Unfortunately the whole video has now been removed from i-player, which is a bit surprising as it was listed until the 17th November. Que sera! There are several clips still available and the solar man works for me! However the problems on lack of connection to the grid as Beauly Denny blights their views remain an open sore. In Tom Johnstone’s original aim for the Highlands, Hydro was supposed to connect every house to the Grid at no cost, an aim somewhat diluted by the end of construction. Why these houses were not connected may have been a matter of personal choice or a wish of the landowner not to allow poles and lines over his land. It may have been the £200 cost(a king’s ransome in those days when estate workers earned £3 per week and crofters often less) that was requested in the later days of hydro. Power to this area was somewhat later in the scale of things. The reason is lost on the mists of time. SSE have made a statement which totally misses the point that Sasha makes. If SSE can impose the Beauly Denny line in the Pococks area, surely they could at least find a way to honour Tom Johnson and the Hydro’s original remit. Power to the Glens. From SSE’s response below it would seem that the bottom line is the only one they read. Anything is possible if you want to do it!
Power to the Pococks – SSE’s response
24 Oct 2013
Stuart Hogarth, Director of Distribution for SSEPD, blogs about the BBC2 Documentary which airs tonight at 9pm.
Tonight there is a BBC2 documentary featuring a family called Meet the Pococks who are living in Glen Affric in a remote part of the Highlands. The trailer for the documentary follows members of this crofting family, their desire to be self sufficient, live a sustainable life and their recent efforts to introduce electricity to their home.
Scottish Hydro Electric Power Distribution (SHEPD), as the operator of the local electricity network, was asked in April to provide an estimate to connect the cottage for the first time. While the family live near the replacement Beauly Denny transmission line, this carries extra high voltage electricity down the country and domestic properties cannot be connected directly to it – they must connect into the much lower voltage local electricity network. The cottage is nearly 6km away from any local network, therefore a new network would need to be built to provide the connection and, therefore, the costs are high.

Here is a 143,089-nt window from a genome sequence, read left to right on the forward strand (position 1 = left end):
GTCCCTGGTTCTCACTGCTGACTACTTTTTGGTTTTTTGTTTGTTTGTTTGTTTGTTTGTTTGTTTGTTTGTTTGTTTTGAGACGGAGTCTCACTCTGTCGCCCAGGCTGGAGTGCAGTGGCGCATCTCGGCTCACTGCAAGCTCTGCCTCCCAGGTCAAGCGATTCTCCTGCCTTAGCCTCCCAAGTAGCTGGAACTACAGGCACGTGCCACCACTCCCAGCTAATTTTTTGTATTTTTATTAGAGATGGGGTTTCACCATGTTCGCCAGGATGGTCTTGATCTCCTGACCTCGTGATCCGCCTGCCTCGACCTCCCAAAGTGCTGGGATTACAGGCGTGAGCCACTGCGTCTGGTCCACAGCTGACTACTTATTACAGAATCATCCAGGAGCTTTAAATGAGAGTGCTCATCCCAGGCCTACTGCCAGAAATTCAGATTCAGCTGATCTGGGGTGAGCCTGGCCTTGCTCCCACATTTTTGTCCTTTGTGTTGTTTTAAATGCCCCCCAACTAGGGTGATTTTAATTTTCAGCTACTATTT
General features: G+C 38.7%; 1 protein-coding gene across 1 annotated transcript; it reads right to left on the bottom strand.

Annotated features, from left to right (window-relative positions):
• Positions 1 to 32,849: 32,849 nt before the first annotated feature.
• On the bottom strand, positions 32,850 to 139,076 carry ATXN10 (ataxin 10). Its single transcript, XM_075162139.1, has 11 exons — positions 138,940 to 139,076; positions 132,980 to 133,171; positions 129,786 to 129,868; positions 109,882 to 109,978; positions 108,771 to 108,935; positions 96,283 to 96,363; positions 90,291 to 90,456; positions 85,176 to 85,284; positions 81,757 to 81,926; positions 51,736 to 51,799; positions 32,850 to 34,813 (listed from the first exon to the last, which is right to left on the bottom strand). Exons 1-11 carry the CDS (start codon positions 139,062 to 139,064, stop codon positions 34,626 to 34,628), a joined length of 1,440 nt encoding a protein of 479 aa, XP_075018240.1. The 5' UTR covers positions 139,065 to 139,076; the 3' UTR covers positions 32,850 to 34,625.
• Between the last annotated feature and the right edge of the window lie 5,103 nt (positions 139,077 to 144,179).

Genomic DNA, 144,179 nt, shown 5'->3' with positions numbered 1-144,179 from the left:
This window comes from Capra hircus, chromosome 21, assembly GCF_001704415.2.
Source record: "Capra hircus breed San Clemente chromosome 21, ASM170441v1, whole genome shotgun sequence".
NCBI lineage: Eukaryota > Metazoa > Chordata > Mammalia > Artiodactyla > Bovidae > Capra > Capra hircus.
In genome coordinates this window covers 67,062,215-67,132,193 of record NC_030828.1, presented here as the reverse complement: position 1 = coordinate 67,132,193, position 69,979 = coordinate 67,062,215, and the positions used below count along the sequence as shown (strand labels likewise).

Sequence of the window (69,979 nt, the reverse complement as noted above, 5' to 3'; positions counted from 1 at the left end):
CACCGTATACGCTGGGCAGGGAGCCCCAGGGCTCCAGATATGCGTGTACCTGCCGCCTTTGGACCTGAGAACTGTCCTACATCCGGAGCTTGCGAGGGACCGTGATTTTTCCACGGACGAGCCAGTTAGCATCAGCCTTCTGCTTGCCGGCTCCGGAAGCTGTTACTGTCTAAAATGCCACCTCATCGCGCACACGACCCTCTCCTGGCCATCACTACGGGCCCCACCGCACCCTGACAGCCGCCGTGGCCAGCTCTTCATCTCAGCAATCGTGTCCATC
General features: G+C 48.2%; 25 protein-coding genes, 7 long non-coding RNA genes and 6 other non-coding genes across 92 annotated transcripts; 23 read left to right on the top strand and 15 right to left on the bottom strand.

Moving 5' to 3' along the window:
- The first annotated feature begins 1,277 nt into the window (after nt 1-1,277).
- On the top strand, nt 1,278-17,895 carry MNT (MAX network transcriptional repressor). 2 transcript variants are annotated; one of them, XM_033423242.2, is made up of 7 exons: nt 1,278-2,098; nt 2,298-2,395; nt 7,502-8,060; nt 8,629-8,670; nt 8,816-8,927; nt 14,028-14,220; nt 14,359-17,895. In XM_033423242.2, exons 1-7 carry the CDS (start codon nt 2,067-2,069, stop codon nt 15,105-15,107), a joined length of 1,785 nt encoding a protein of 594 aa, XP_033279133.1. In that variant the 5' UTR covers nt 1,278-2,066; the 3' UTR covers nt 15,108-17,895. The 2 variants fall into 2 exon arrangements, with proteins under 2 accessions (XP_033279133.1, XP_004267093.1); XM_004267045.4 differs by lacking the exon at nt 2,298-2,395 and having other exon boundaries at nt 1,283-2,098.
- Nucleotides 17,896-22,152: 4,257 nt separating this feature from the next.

There are detailed rules for providing new connections set by Ofgem, the energy regulator. Ofgem also scrutinises our costs. Our estimate to the Pococks included the laying of the electricity cable, erecting a pole mounted transfomer and providing a single phase supply. Since these works are entirely for the sole use of this property, they are fully chargeable to the applicant.
Due to this option not being viable, we discussed alternative options with the Pococks for generating electricity locally and are happy to advise further should the family wish to go ahead with one or a combination of alternative sources. We have also investigated the options for assistance from the Scottish Hydro Electric Community Trust. This fund was set up to provide assistance for of up to 30% of the connection costs for deserving applications, we appreciate however this still leaves a large balance for the family to find and it shows the challenges of providing an electricity supply in the most remote areas in the UK.
The SHEPD network covers 25% of the UK landmass with around 1% of the population, meaning that our lines have to stretch further just to reach one customer, the Pococks remind us of how some properties in remote areas are still living off grid today and the challenges we* face to get them connected.
*A hollow comment as SSE fail to provide an acceptable cost resolution.